Clinical Research Data Network Will Connect Millions of EHRs

April 16, 2014 in News

Researchers are working to create a national clinical research network of electronic health records that could be the largest to date, the Washington Post reports.

Background

The network development is being overseen and run by the Patient-Centered Outcomes Research Institute, which was created under the Affordable Care Act (Eunjung Cha, Washington Post, 4/15).

In December 2013, PCORI approvedĀ $93.5 million in funding to build a national clinical research data network to improve comparative effectiveness research.

During a Dec. 17, 2013, meeting, the PCORI board of governors approved $191 million to fund 82 comparative research projects, including the clinical research network project (iHealthBeat, 12/19/13).

About the Database

PCORI Executive Director Joe Selby called the proposed patient record network the “holy grail” of health care research, noting, “We will be able to get answers with a degree of certainty that we’ve never had before.”

According to the Post, the network aims to serve as a “giant repository of medical information” and could include data from 26 million to 30 million U.S. residents by September 2015.

The network will include 11 sub-networks that each will contain patient medical records over the past few years from:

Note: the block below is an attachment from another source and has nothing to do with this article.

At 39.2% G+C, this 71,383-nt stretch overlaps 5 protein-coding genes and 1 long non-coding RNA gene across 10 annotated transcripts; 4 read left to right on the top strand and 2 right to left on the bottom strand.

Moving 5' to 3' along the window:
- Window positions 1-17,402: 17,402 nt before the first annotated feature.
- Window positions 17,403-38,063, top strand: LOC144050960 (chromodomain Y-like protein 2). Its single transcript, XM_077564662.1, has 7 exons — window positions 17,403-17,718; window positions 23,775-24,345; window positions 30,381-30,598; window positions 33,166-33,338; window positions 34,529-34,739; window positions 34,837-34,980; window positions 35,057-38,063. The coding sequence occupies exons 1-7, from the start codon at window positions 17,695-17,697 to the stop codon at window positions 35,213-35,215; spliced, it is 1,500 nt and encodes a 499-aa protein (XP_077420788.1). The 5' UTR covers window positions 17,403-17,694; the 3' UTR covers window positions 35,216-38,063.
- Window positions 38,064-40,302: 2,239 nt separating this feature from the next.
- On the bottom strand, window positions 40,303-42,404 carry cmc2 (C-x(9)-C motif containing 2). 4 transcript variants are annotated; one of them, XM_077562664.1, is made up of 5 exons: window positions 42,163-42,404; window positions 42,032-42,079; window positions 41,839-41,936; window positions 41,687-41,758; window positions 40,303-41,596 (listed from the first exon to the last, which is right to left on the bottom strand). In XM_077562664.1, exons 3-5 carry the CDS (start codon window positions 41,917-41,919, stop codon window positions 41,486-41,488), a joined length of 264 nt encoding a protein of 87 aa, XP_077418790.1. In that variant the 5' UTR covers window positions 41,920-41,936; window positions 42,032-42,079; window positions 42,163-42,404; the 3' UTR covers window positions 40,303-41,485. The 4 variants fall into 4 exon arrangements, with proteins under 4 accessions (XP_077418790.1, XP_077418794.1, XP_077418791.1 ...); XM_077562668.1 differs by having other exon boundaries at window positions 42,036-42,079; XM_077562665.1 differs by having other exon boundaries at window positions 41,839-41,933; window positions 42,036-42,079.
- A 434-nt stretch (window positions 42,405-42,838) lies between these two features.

• Academic research centers;
  • Community health clinics;
  • Hospitals;
  • Insurers; and
  • Other sources.

The type of data being collected will include:

  • Blood test results;
  • Diagnoses and conditions;
  • Genetic sample links;
  • MRI results;
  • Surgeries;
  • Vital signs; and
  • X-ray results.

According to the Post, each participating organization will retain the right to approve or deny a research proposal and will aggregate any shared data to remove patient identifiers.

Devon McGraw, head of the data privacy task force for PCORI, said, “The raw data [are] not what is being shared. That remains with the institution that the patient trusts.”

Challenges Remain

Researchers say several obstacles must be overcome before the network can realize its full potential, including:

  • Connecting computer systems;
  • Determining which research questions to prioritize;
  • Determining who will be granted access to the records; and
  • Identifying how FDA will view such research when evaluating new drug applications and recalls.

Meanwhile, participating organizations do not intend to explicitly tell patients that their data could be used in the network, which privacy experts say is legal provided patients sign a general consent form when they receive treatment.

Researchers on the project noted that patient panels have been included in every step of the project to get feedback on both health information privacy and research questions (Washington Post, 4/15).

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